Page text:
US6701905 *Apr 30, 2003Mar 9, 2004Delphi Technologies, Inc.Fuel pressure control method for an alternate-fuel engine
US6748931 *Sep 17, 2002Jun 15, 2004C.R.F. Societa Consortile Per AzioniSystem and method for feeding LPG to an internal combustion engine
US6867531 *Nov 11, 2002Mar 15, 2005Robert Bosch GmbhMethod of calculating the voltage setpoint of a piezoelectric element
US6955160 *Jul 2, 2003Oct 18, 2005Brunswick CorporationGaseous fuel pressure regulator for electronically controlling an outlet pressure
US7066152Sep 3, 2004Jun 27, 2006Ford Motor CompanyLow evaporative emission fuel system depressurization via solenoid valve
US7128060 *Dec 20, 2000Oct 31, 2006Antoine Di GennaroDevice for expanding liquefied gas with separate vaporizing element
US7131431 *Mar 24, 2004Nov 7, 2006Econtrols, IncorporatedElectronic pressure regulator
US7140354Aug 30, 2005Nov 28, 2006Ford Global Technologies, LlcCompressed gaseous fuel system for internal combustion engine
US7318414May 10, 2002Jan 15, 2008Tmc CompanyConstant-speed multi-pressure fuel injection system for improved dynamic range in internal combustion engine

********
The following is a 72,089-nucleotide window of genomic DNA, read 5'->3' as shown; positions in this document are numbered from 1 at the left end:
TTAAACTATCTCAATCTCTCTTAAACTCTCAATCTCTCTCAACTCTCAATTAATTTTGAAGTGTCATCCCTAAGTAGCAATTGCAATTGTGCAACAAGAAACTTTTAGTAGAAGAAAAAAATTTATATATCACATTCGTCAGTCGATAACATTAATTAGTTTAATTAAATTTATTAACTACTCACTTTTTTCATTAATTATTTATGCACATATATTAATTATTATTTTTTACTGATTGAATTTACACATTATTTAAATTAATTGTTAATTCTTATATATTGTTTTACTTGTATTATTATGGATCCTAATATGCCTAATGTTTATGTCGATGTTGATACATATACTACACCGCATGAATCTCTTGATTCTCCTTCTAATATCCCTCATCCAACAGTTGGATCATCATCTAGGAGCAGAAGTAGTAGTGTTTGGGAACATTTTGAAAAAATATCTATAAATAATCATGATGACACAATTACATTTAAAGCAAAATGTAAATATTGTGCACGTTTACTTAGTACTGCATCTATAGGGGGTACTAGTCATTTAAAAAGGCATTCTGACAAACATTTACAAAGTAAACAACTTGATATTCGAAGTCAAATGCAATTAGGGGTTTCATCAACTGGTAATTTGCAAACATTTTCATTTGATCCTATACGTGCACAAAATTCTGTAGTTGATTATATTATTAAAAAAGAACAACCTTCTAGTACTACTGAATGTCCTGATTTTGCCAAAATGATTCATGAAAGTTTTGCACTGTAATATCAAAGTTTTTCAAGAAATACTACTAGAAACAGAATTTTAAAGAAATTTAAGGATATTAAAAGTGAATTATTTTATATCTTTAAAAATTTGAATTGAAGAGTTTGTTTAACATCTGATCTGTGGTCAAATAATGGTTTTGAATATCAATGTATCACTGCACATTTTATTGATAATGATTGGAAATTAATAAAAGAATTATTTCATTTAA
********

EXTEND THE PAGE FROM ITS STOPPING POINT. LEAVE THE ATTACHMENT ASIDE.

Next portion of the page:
US7661409Apr 7, 2006Feb 16, 2010Siemens AktiengesellschaftOperating method and device for a gas-operated internal combustion engine
US7775191Jan 14, 2008Aug 17, 2010Tmc CompanyConstant-speed multi-pressure fuel injection system for improved dynamic range in internal combustion engine
US8042384 *Jan 13, 2009Oct 25, 2011Delphi Technologies Holding S.ArlFuel composition estimation and control of fuel injection
US8171916 *Aug 10, 2009May 8, 2012Aisan Kogyo Kabushiki KaishaFuel supply systems
US8196567 *May 28, 2010Jun 12, 2012Ford Global Technologies, LlcApproach for controlling fuel flow with alternative fuels
US8210156 *Oct 26, 2009Jul 3, 2012Ford Global Technologies, LlcFuel system with electrically-controllable mechanical pressure regulator
US8272369 *Nov 30, 2007Sep 25, 2012Matrix S.P.A.Internal combustion engine gas fuel feed system, and relative electro-injector
US8333175 *Jan 12, 2010Dec 18, 2012Aisan Kogyo Kabushiki KaishaFuel supply systems
US8578958Apr 11, 2012Nov 12, 2013Quantum Fuel Systems Technologies Worldwide, Inc.Leak mitigation for pressurized bi-directional systems
US8935078Jan 14, 2012Jan 13, 2015Anthony Richard LortsHydraulic servo gas regulator for multi-fuel engine
US8983768Jan 28, 2011Mar 17, 2015Enovation Controls, LlcEvent sensor
US20100024783 *Oct 30, 2007Feb 4, 2010Temple University Of The Commonwealth System Of Higher EducationElectric-field assisted fuel atomization system and methods of use